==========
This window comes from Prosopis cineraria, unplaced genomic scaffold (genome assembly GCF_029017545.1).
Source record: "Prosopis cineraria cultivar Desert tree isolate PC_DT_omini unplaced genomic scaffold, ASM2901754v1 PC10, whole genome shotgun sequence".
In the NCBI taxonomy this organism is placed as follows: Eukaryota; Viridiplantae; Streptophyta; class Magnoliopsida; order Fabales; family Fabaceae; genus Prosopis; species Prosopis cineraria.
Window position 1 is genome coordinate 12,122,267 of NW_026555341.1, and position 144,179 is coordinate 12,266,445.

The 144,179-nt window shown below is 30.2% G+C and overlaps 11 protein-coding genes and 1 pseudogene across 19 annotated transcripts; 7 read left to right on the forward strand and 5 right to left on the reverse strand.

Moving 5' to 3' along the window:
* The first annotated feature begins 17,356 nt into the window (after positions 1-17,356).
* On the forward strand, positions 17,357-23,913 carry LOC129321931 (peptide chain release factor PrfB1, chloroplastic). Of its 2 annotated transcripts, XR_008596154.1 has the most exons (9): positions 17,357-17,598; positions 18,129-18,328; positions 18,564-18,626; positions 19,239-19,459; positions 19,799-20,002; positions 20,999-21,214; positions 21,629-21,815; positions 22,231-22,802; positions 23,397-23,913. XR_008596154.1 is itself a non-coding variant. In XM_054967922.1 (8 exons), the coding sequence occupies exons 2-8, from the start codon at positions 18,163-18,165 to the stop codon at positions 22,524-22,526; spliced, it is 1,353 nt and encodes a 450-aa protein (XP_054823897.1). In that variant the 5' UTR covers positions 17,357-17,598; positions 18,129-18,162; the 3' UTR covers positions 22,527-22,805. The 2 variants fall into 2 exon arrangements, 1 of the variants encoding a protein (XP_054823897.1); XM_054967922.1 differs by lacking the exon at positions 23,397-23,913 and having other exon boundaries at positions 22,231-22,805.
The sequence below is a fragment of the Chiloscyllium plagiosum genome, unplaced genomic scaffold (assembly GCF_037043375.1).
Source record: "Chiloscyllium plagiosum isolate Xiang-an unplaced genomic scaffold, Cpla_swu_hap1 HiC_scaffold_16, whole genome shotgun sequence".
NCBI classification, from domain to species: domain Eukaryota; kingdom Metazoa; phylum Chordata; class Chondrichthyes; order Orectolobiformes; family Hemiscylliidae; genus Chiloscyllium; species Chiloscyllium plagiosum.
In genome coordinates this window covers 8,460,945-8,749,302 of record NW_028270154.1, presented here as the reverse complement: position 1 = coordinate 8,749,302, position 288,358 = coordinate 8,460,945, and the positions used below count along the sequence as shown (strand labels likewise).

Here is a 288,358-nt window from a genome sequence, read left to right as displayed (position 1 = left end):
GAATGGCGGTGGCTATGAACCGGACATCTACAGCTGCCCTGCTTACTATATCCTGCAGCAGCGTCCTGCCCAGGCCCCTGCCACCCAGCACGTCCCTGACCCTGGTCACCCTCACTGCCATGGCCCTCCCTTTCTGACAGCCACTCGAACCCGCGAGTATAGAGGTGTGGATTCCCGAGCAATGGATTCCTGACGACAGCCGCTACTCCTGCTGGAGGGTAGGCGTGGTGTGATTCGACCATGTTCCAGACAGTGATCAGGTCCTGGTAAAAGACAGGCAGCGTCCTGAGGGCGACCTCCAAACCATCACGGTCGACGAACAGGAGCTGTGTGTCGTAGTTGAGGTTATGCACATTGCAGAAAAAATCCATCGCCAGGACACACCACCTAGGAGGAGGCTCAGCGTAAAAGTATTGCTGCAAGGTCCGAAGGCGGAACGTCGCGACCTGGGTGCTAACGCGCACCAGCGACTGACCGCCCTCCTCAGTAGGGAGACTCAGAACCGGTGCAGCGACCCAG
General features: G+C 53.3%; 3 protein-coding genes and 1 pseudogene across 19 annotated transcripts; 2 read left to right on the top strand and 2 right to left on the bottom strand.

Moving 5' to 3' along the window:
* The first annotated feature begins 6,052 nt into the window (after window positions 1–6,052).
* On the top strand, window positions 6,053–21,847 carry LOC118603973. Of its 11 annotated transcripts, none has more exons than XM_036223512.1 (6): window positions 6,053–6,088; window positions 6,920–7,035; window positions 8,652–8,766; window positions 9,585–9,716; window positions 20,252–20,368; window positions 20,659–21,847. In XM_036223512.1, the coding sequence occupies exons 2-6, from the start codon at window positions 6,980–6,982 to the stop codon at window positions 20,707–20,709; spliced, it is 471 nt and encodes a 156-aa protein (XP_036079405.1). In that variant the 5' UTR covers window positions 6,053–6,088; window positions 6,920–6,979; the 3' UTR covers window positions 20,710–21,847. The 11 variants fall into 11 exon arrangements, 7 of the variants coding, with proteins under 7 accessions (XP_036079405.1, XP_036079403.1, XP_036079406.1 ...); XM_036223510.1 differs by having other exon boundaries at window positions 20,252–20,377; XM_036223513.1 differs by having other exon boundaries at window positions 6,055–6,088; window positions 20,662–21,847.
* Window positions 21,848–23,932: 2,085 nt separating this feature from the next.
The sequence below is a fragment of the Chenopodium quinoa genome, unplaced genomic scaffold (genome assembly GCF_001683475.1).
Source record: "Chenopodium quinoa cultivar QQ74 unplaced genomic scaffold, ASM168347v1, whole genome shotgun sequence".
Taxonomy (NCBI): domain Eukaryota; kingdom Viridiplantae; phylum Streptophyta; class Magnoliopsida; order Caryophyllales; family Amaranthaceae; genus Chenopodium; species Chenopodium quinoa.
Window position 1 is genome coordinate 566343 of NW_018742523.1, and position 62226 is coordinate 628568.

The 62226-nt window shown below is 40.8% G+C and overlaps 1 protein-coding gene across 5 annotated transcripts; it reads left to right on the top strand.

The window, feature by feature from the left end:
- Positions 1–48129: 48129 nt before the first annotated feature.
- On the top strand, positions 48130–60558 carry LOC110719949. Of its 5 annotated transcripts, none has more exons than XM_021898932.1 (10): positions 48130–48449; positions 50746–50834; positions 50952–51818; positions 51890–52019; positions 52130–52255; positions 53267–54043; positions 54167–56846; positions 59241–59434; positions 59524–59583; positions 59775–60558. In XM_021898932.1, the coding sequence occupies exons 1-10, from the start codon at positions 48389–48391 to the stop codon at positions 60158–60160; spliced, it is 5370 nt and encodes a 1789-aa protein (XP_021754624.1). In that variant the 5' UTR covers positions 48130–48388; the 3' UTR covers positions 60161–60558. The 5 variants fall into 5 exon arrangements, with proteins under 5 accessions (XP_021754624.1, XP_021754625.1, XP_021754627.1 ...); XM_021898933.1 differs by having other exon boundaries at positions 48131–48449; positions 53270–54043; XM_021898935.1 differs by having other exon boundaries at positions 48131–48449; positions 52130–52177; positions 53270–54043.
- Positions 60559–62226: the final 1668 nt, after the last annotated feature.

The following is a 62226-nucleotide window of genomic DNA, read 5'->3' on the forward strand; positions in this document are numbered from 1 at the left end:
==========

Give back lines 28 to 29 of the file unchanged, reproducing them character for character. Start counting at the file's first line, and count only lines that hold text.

- Positions 60559–62226: the final 1668 nt, after the last annotated feature.

The following is a 62226-nucleotide window of genomic DNA, read 5'->3' on the forward strand; positions in this document are numbered from 1 at the left end: